Determining your skin type is the first step in crafting a considered rotation of products tailored to helping your skin look, feel and thrive at its best. It can be difficult to pinpoint what your skin type is, especially if that type is combination skin, typically a mixture of oily and dry skin at different times. Here, we unpack what combination skin is and how you can care for it.
What is combination skin?
As it sounds, combination skin is a mixture of common skin type characteristics, most commonly oily and dry skin. Typically, you will have a mixture of oilier and drier areas across different parts of your face with the ever-contentious T-zone oilier than your cheeks, jaw or hugging your hairline. The T-zone consists of the forehead, nose and chin area.
What are the signs I have combination skin?
There is no standard definition of what combination skin looks like, however if you have noticed the following signs as characteristic of your face, combination skin may be your type:
Signs of oiliness:
- Enlarged pores
- Frequent breakouts involving pimples and redness
- A sheen across your T-zone
Signs of dryness:
- Flaking skin
- Redness around irritated sites
- A rough, abrasive texture to the skin
- A feeling of tightness across inflamed areas
What causes combination skin?
Like all skin types, there is no direct cause of combination skin being your skin type, with the dominant determining factor your genetics. Yet, with hormonal and environmental shifts, your skin type may fluctuate and deviate from its standard behaviour.
As we age, skin characteristically becomes drier and less oily as it reacts to hormone changes. Alongside this, hormone-driven factors, like contraceptives and the menstrual cycle, can also alter skin types.
Your skin type can also change if you’re applying unnecessary products, actives and supplements on your face. When engaging the correct products- and we will break this down further on- there will still be oil on your face but it won’t be masking rough, dry skin underneath, with the effects of a considered, refined skincare routine taking commonly taking effect within a matter of days. Dry areas of the face should soften and smooth, with the oiler areas less inflamed and pores minimised.
What products do I need to use?
As mentioned earlier, the key with combination skin is finding balance in your skincare routine. Depending on how dry your drier areas are naturally and how oily your T-zone is, your routine should be tailored to target these concerns accordingly. With combination skin, the simplest way to develop a skincare routine consisting of appropriate, beneficial products is fill the regime with products targeting both concerns; there is no one-size-fits-all product for combination skin as it’s a mixture.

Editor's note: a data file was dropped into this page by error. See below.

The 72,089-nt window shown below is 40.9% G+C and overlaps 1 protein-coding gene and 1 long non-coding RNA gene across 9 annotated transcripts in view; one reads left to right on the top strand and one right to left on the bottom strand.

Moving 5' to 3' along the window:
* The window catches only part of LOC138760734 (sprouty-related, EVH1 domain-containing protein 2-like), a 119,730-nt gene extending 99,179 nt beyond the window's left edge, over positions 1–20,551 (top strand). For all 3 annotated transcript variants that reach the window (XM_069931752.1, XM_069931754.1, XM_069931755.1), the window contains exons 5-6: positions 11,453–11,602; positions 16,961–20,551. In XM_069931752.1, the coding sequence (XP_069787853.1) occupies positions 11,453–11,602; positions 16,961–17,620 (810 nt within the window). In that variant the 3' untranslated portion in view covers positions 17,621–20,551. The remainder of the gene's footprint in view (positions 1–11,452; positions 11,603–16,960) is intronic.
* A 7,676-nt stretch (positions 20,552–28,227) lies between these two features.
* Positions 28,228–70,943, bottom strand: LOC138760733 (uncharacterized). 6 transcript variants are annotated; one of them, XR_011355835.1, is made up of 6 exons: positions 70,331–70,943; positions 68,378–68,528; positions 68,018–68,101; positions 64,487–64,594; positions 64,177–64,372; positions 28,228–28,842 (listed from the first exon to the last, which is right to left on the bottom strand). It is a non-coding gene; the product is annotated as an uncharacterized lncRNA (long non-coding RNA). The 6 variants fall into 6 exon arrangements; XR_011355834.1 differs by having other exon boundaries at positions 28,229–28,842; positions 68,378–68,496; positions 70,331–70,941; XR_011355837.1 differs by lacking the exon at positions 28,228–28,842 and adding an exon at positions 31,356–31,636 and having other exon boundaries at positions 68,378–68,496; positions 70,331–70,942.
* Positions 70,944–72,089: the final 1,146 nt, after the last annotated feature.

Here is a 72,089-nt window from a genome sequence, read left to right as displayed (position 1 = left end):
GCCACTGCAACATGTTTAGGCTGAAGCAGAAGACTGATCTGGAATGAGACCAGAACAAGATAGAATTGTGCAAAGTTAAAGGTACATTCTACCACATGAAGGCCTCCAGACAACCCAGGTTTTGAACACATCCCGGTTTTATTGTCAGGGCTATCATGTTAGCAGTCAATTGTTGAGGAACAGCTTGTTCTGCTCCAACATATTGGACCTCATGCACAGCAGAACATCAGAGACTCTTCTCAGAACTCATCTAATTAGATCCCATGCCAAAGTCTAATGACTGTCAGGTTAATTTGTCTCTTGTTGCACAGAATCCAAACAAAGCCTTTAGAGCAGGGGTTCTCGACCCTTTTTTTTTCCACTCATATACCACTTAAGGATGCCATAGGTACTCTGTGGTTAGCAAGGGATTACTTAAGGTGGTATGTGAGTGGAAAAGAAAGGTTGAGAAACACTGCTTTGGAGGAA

A simple way to combat the combination skin regime is to separate your routine into day skincare and evening skincare. There are fundamental products to be used at both times including cleanser, toner and moisturiser, but dryness and oiliness at different times helps ensure your skin isn’t overwhelmed or packed with an excess of product.
If your T-zone is oily and the remainder of your face is dry, you can apply the products targeting this area in the evening rather than day. The T-zone is often targeted by acids, which aren’t encouraged to apply during the day as it can cause photosensitivity.
Before choosing products, it’s important to consider the active ingredients which assist combination skin in regulating a consistent, even texture. These include:
- Hyaluronic Acid: A hydrating, generous active that hydrates the skin without leaving a greasiness which may irritate oiliness.
- Lactic Acid: This active works as a mild Exfoliant, working to remove dead skin cells from drier areas and gently clear blocked pores.
- Salicylic acid: Salicylic acid is known for regulating oil production and, like lactic acid, keep pores unclogged.
- Antioxidants: Broadly speaking antioxidants protect the skin from environmental damage. They are suitable for all skin types, with Vitamin C the hero of the bunch and frequently recommended for overall skin vitality.
With that in mind, the following selection of products are sold foundation to build your skincare routine on, tailored to the characteristics of combination skin.
Due to the volatile nature of combination skin, experimentation with different types of cleansers (cream, foaming, balm) can be useful in determining a suitable choice for your face. As a starting point, foaming cleanser is an ideal option for its gentle exfoliating properties and ability to remove excess oil, alongside Micellar water as this won’t strip the skin of oils or cause excess dryness.
A toner containing any of the actives listed earlier will allow the skin to flourish, working their properties across the face to target the concerns. Look for a hyaluronic acid toner in the morning and one containing lactic or salicylic acid in the evenings means your skin will absorb formulations working to improve both the oily and dry elements of your combination skin.
A vitamin C-containing serum is the boost of care combination skin benefits from after you have cleansed and toned. Tailored for those with blemish-prone skin, the properties of this ingredient work to target both even skin texture and treat inflammation from both excess oil and dryness.
Combination skin benefits from a moisturiser that is hydrating, yet won't saturate the skin and leave a greasy texture. As such, gel moisturisers are the ideal concentration for achieving the balance ideal for the oily and dry elements on the face.
No skin type is immune from the harsh effects of UV rays on the skin, so including a sunblock in your morning skincare routine is absolutely necessary. Using a matte-based sunblock maintains the delicate balance of hydrating the skin while not unnecessarily clogging pores.